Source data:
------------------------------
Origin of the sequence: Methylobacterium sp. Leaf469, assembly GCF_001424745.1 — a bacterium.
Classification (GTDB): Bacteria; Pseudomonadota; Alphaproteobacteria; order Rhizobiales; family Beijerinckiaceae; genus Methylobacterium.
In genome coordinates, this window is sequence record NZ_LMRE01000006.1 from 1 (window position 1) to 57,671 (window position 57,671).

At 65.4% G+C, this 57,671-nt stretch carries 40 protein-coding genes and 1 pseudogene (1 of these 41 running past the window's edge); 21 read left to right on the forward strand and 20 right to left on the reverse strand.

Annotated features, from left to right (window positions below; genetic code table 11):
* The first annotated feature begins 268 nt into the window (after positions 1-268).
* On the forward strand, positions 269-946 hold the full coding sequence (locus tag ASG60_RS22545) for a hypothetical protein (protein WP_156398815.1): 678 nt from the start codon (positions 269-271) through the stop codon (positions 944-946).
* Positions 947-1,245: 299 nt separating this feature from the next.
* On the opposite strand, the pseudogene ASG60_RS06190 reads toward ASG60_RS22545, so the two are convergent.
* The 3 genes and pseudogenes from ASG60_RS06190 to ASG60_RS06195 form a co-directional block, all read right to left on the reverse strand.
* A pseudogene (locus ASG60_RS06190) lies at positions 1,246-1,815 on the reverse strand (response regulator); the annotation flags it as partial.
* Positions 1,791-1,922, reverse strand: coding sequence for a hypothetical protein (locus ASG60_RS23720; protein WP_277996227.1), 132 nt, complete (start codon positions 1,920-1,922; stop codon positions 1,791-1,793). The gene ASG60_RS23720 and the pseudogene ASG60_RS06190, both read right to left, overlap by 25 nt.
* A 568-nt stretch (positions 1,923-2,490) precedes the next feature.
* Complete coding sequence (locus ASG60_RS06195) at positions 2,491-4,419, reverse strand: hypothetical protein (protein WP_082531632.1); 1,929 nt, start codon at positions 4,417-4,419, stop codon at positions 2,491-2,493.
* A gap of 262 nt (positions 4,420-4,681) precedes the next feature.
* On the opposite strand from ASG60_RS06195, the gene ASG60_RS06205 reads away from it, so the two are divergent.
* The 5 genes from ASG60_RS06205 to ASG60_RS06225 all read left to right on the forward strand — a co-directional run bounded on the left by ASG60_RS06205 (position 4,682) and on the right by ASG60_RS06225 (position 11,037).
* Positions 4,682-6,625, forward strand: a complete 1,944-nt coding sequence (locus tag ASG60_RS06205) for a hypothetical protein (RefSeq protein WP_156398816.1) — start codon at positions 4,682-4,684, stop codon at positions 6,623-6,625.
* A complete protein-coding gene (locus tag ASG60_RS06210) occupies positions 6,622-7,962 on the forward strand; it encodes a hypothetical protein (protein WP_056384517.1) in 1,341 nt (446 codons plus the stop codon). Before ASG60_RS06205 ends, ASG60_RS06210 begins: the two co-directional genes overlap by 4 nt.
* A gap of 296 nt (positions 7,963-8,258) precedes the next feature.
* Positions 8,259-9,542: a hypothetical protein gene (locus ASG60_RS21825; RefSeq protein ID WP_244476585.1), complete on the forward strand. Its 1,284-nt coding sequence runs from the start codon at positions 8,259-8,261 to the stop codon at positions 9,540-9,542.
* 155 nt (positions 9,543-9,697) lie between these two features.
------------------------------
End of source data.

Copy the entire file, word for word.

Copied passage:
Origin of the sequence: Methylobacterium sp. Leaf469, assembly GCF_001424745.1 — a bacterium.
Classification (GTDB): Bacteria; Pseudomonadota; Alphaproteobacteria; order Rhizobiales; family Beijerinckiaceae; genus Methylobacterium.
In genome coordinates, this window is sequence record NZ_LMRE01000006.1 from 1 (window position 1) to 57,671 (window position 57,671).

At 65.4% G+C, this 57,671-nt stretch carries 40 protein-coding genes and 1 pseudogene (1 of these 41 running past the window's edge); 21 read left to right on the forward strand and 20 right to left on the reverse strand.

Annotated features, from left to right (window positions below; genetic code table 11):
* The first annotated feature begins 268 nt into the window (after positions 1-268).
* On the forward strand, positions 269-946 hold the full coding sequence (locus tag ASG60_RS22545) for a hypothetical protein (protein WP_156398815.1): 678 nt from the start codon (positions 269-271) through the stop codon (positions 944-946).
* Positions 947-1,245: 299 nt separating this feature from the next.
* On the opposite strand, the pseudogene ASG60_RS06190 reads toward ASG60_RS22545, so the two are convergent.
* The 3 genes and pseudogenes from ASG60_RS06190 to ASG60_RS06195 form a co-directional block, all read right to left on the reverse strand.
* A pseudogene (locus ASG60_RS06190) lies at positions 1,246-1,815 on the reverse strand (response regulator); the annotation flags it as partial.
* Positions 1,791-1,922, reverse strand: coding sequence for a hypothetical protein (locus ASG60_RS23720; protein WP_277996227.1), 132 nt, complete (start codon positions 1,920-1,922; stop codon positions 1,791-1,793). The gene ASG60_RS23720 and the pseudogene ASG60_RS06190, both read right to left, overlap by 25 nt.
* A 568-nt stretch (positions 1,923-2,490) precedes the next feature.
* Complete coding sequence (locus ASG60_RS06195) at positions 2,491-4,419, reverse strand: hypothetical protein (protein WP_082531632.1); 1,929 nt, start codon at positions 4,417-4,419, stop codon at positions 2,491-2,493.
* A gap of 262 nt (positions 4,420-4,681) precedes the next feature.
* On the opposite strand from ASG60_RS06195, the gene ASG60_RS06205 reads away from it, so the two are divergent.
* The 5 genes from ASG60_RS06205 to ASG60_RS06225 all read left to right on the forward strand — a co-directional run bounded on the left by ASG60_RS06205 (position 4,682) and on the right by ASG60_RS06225 (position 11,037).
* Positions 4,682-6,625, forward strand: a complete 1,944-nt coding sequence (locus tag ASG60_RS06205) for a hypothetical protein (RefSeq protein WP_156398816.1) — start codon at positions 4,682-4,684, stop codon at positions 6,623-6,625.
* A complete protein-coding gene (locus tag ASG60_RS06210) occupies positions 6,622-7,962 on the forward strand; it encodes a hypothetical protein (protein WP_056384517.1) in 1,341 nt (446 codons plus the stop codon). Before ASG60_RS06205 ends, ASG60_RS06210 begins: the two co-directional genes overlap by 4 nt.
* A gap of 296 nt (positions 7,963-8,258) precedes the next feature.
* Positions 8,259-9,542: a hypothetical protein gene (locus ASG60_RS21825; RefSeq protein ID WP_244476585.1), complete on the forward strand. Its 1,284-nt coding sequence runs from the start codon at positions 8,259-8,261 to the stop codon at positions 9,540-9,542.
* 155 nt (positions 9,543-9,697) lie between these two features.